Last week, the United States Navy awarded 36 USS Fitzgerald (DDG-62) sailors for their heroic efforts following the June 17th collision between their vessel and a larger merchant vessel in the Tokyo Bay.

Earlier this year, the Navy relieved Commander Bryce Benson, who was seriously injured in the collision, from command of the Fitzgerald, as well as Commander Sean Babbitt and command master chief, Master Chief Petty Officer Brice Baldwin, all of whom were cited for “inadequate leadership” that resulted in the deadly collision.  A number of other sailors were also either relieved or subject to various administrative punishments, such as permanent remarks in their service records or non-judicial punishments.  However, nearly two months after those punishments were handed down, the Navy saw fit to commend those sailors who found themselves amid a chaotic and dangerous situation, and immediately set to work saving lives and, in no uncertain terms, the ship itself, which was taking on water.

“Following the collision, which claimed the lives of seven Fitzgerald Sailors, the crew fought back against progressive flooding across 19 spaces for more than 16 consecutive hours,” according to a Navy news release. “Facing constant peril from flooding, electrocution, structural damage and noxious fumes, these Sailors prevented further loss of life and ultimately saved the ship.”

These sailors were awarded the Navy and Marine Corps Commendation Medal, which is reserved for those who “distinguish themselves by heroism, outstanding achievement or meritorious service,” according to the release.

Vice Adm. Phil Sawyer, who took control the U.S. 7th Fleet from Vice Admiral Joseph Aucoin when he too was relieved of his command after a rash of embarrassing and tragic incidents befell Navy ships in the Pacific, presided over the award ceremony, presenting each sailor with the medal.  He also presented a Flag Letter of Commendation to the ship’s two ombudsmen for their support to families.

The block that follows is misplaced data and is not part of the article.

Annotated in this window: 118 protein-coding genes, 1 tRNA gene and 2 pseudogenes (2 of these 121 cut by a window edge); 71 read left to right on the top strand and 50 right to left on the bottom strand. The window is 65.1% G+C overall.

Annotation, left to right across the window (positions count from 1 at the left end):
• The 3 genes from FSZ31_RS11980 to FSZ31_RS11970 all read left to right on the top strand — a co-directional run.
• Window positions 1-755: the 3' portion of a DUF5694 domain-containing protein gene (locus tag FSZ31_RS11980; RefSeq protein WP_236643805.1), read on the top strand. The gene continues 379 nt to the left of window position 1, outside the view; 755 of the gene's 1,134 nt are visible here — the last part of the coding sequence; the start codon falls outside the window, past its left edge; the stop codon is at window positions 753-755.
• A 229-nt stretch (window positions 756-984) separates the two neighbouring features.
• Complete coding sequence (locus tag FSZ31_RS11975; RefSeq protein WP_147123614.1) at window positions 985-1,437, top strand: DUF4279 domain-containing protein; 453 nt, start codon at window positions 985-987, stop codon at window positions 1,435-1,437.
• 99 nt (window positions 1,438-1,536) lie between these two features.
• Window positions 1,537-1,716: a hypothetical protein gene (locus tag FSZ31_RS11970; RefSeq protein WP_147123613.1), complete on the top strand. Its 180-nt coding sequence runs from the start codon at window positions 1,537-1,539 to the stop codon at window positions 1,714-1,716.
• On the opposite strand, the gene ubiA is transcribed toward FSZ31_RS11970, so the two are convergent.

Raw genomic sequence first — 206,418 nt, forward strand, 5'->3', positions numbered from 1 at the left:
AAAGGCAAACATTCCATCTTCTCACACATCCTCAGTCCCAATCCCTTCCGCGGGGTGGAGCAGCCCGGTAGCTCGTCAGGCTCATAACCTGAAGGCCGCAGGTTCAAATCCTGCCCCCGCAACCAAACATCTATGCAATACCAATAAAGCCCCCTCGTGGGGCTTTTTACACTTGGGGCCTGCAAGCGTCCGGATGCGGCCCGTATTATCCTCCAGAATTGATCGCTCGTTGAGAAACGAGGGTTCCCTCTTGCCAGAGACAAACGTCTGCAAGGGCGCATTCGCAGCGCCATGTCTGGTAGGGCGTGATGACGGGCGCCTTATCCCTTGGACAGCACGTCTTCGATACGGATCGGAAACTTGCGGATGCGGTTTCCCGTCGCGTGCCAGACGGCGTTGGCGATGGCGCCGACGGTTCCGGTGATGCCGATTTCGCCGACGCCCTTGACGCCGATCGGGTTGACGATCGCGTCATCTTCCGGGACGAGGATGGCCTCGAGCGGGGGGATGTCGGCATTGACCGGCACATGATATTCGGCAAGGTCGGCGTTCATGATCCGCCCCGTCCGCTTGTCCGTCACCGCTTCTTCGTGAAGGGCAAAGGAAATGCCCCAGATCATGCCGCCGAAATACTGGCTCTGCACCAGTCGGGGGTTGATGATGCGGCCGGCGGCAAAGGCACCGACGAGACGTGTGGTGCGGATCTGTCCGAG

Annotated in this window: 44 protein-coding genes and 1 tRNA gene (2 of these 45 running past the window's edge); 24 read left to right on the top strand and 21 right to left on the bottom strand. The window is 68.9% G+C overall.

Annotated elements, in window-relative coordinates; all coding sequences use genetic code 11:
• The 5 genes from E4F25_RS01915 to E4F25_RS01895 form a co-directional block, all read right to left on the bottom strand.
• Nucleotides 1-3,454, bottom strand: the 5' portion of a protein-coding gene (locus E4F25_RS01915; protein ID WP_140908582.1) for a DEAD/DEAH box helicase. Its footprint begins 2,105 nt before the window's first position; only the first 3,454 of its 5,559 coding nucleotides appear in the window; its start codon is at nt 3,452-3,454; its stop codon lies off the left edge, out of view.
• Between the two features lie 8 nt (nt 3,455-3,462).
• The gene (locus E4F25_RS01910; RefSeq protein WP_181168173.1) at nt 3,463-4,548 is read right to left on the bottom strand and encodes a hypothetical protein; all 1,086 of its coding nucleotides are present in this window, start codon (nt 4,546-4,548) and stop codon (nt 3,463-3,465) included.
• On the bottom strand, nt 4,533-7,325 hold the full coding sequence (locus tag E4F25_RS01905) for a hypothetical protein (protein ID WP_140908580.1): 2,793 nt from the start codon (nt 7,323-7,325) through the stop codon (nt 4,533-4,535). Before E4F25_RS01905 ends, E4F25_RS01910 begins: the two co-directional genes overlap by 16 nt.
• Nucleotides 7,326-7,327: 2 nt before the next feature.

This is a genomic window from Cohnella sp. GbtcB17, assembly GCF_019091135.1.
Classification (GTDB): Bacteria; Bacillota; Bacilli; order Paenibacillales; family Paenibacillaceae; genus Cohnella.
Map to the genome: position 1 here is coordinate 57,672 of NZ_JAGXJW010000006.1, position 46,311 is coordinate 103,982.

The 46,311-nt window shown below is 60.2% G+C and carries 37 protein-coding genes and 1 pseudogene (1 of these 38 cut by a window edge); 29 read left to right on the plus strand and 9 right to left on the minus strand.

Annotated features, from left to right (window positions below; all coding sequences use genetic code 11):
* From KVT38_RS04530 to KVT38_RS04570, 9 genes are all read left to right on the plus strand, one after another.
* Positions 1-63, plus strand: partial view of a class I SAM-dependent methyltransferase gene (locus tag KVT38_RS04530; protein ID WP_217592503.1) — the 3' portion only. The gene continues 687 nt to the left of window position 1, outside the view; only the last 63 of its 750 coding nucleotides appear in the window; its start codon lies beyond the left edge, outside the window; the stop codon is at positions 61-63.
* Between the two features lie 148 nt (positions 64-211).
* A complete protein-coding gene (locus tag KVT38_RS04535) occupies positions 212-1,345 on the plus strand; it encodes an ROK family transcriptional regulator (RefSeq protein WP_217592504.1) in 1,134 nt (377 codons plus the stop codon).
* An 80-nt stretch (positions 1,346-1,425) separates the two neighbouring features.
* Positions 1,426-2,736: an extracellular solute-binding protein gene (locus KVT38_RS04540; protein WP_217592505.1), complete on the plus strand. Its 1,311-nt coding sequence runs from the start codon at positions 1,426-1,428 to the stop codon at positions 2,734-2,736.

The Sailors awarded the Navy and Marine Corps Achievement Medal were as follows:

U.S. Navy relieves Fitzgerald's command in wake of deadly collision, blames 'inadequate leadership '

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  • Sonar Technician (Surface) 1st Class Alexander R. Vaughn (Surface Warfare)
  • Fire Controlman 2nd Class Johsua E. Tapia (Surface Warfare)
  • Lt. j.g. Stephany M. Breau
  • Lt. j.g. Heather A. Bui
  • Ens. Joseph A. White
  • (Gold star in lieu of third award) Senior Chief Gunner’s Mate Christopher Perez (Surface Warfare/Expeditionary Warfare)
  • (Gold star in lieu of second award) Chief Fire Controlman Travius L. Caldwell (Surface Warfare)
  • Chief Gunner’s Mate Jared B. Ogilvie (Surface Warfare/Expeditionary Warfare)
  • Damage Controlman 1st Class Emanuel Ascensio (Surface Warfare/Aviation Warfare)
  • Quartermaster 1st Class Carlos G. Clark (Surface Warfare)
  • Hull Maintenance Technician 1st Class Lucas W. Giles (Surface Warfare)
  • Damage Controlman 2nd Class Sabria D. Greaves (Surface Warfare)
  • Machinery Repairman 2nd Class Darion L. Hunter (Surface Warfare)
  • Damage Controlman 2nd Class David J. Marnien (Surface Warfare)
  • Electronics Technician 2nd Class Joshua A. Mason (Surface Warfare)
  • Machinist’s Mate 2nd Class Sanerive J. Meredith (Surface Warfare)
  • Fire Controlman 2nd Class Jackson T. Schrimsher (Surface Warfare)
  • Operations Specialist 2nd Class Matthew H. Stawecki (Surface Warfare)
  • Fire Controlman 2nd Class Romel A. Wade (Surface Warfare)
  • Damage Controlman 2nd Class Rebekah Wilson (Surface Warfare)
  • Hull Maintenance Technician 3rd Class Aaron R. Aurelio
  • Culinary Specialist 3rd Class Danya A. Cribbs
  • Electrician’s Mate 3rd Class Samuel A. Hill (Surface Warfare)
  • Hull Maintenance Technician 3rd Class Nathan W. Lauritzen
  • Damage Controlman 3rd Class Joshua H. Rodriguez
  • Damage Controlman 3rd Class Louis B. Simeone (Surface Warfare)
  • Damage Controlman 3rd Class Ryan P. Sorensen
  • Hospitalman Gaylord M. Lawrence
  • Fireman Matthew J. Mugg
  • Fireman Tyler D. Perkey
  • Fireman James A. Strickland

 

The USS Fitzgerald’s collision in June was one of four high-profile incidents to occur within the last year, including another collision between an Arleigh Burke class guided missile destroyer, the USS John S. McCain, and a commercial vessel within weeks of the Fitzgerald mishap.  Earlier in the year, the USS Lake Champlain collided with a commercial fishing vessel in the Sea of Japan, and a few months prior, the USS Antietam ran aground.  The Navy has since set about a comprehensive review of training and rotational procedures, to attempt to identify and remedy the issues plaguing America’s Pacific presence.

 

Image courtesy of the U.S. Navy